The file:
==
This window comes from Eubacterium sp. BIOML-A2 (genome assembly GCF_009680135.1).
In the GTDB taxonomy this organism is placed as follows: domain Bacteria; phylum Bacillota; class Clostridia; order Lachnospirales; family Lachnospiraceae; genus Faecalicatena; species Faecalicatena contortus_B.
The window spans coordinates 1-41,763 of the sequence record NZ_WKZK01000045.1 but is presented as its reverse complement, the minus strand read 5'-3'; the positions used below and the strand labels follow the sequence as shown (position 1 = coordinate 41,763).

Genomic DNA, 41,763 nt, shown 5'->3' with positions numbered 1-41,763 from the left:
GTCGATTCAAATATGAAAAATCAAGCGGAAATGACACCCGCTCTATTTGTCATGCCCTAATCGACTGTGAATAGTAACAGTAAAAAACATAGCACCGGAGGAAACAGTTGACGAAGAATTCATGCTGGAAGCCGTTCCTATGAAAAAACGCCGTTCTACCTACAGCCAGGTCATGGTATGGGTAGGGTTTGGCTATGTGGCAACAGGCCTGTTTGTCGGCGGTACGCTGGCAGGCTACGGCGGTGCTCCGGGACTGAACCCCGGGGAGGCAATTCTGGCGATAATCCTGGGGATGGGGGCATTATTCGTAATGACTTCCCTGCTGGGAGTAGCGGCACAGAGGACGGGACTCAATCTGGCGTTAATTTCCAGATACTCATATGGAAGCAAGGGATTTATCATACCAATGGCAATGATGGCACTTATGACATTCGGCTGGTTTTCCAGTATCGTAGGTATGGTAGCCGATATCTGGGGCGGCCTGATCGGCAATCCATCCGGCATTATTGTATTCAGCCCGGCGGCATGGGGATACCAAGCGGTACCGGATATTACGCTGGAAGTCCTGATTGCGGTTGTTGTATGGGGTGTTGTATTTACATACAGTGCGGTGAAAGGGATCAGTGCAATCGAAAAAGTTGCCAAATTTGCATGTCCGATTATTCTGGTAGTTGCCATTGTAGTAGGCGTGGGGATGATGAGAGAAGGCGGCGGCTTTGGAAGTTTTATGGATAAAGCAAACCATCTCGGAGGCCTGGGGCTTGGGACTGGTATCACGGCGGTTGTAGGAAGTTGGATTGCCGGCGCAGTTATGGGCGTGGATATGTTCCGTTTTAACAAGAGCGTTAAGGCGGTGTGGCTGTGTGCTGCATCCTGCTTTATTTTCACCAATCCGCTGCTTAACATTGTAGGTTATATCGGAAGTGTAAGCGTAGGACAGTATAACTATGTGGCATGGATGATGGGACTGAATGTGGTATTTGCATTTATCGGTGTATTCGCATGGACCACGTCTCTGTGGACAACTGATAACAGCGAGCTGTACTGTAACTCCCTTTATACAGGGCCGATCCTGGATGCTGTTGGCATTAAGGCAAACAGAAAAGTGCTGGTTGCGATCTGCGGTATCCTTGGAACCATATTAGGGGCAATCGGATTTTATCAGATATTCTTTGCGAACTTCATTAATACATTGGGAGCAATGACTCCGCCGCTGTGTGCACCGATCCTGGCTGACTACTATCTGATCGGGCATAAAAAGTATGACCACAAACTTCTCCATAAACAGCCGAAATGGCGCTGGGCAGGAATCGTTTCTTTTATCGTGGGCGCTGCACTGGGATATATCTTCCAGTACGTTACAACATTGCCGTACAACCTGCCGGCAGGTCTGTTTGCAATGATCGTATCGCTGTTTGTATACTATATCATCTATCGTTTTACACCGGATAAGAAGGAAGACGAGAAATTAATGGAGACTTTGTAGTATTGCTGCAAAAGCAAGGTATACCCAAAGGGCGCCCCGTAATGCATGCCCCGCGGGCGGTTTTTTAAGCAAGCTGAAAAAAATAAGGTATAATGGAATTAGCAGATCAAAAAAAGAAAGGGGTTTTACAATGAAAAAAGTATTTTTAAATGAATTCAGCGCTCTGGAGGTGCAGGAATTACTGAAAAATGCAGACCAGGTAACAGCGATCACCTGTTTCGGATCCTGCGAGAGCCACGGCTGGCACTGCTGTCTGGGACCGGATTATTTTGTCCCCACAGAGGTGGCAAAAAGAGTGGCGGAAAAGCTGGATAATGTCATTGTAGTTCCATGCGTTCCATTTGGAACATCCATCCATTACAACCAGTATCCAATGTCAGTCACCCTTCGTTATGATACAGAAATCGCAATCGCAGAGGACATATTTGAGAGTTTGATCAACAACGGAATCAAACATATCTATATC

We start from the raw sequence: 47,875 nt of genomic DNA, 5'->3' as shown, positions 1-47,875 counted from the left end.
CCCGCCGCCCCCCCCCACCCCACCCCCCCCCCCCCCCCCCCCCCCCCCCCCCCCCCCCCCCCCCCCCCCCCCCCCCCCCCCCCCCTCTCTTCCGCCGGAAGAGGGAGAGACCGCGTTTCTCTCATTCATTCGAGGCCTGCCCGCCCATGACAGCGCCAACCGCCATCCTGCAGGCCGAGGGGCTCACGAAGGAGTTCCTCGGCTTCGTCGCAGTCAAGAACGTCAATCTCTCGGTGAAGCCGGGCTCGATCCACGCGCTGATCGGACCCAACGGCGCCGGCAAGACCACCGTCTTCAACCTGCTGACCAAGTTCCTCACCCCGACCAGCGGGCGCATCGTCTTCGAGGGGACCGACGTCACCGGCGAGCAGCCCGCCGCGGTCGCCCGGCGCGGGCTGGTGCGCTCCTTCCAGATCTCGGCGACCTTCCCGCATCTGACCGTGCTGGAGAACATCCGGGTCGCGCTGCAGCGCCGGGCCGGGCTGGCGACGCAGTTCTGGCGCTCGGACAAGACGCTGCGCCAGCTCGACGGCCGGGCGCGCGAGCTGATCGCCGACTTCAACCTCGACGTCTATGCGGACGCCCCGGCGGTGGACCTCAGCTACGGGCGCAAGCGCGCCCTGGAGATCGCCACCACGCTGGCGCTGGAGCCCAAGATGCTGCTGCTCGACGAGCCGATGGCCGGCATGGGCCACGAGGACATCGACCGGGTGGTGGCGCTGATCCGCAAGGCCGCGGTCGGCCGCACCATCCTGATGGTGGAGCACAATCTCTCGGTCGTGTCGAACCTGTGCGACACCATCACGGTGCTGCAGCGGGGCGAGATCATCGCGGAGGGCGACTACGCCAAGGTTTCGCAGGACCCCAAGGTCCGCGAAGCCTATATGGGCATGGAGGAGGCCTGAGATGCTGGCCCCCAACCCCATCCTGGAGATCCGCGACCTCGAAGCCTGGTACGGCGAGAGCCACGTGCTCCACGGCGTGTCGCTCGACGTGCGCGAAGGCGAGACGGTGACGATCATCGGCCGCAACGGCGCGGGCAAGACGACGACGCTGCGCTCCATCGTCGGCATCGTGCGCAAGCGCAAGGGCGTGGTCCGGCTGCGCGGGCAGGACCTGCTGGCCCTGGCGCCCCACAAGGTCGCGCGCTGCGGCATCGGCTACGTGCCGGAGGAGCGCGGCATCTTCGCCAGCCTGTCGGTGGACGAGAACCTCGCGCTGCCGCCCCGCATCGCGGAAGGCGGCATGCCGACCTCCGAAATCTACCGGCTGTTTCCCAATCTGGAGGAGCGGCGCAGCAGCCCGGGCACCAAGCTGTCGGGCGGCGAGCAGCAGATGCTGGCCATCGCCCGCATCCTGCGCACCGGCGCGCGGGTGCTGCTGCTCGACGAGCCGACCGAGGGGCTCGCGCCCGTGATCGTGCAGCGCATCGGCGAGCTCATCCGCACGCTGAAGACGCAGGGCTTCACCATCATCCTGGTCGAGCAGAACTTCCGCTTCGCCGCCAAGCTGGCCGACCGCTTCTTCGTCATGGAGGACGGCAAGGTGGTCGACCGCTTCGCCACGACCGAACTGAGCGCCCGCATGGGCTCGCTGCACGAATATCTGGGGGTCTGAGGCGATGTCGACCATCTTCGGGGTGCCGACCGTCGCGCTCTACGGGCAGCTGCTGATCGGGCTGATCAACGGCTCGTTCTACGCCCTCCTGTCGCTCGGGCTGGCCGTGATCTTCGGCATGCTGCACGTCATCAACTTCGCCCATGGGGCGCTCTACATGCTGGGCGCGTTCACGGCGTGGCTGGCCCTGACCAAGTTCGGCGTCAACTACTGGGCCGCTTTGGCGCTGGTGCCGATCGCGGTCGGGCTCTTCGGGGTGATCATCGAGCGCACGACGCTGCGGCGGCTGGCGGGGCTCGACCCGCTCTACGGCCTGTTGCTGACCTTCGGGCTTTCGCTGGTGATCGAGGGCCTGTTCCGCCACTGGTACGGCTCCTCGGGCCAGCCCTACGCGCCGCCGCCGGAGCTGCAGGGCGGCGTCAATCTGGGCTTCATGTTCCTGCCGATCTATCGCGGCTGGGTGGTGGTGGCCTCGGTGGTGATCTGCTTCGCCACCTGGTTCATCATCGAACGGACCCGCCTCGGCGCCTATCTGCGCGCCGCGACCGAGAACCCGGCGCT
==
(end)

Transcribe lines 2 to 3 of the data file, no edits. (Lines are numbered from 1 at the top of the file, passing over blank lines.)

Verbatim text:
In the GTDB taxonomy this organism is placed as follows: domain Bacteria; phylum Bacillota; class Clostridia; order Lachnospirales; family Lachnospiraceae; genus Faecalicatena; species Faecalicatena contortus_B.
The window spans coordinates 1-41,763 of the sequence record NZ_WKZK01000045.1 but is presented as its reverse complement, the minus strand read 5'-3'; the positions used below and the strand labels follow the sequence as shown (position 1 = coordinate 41,763).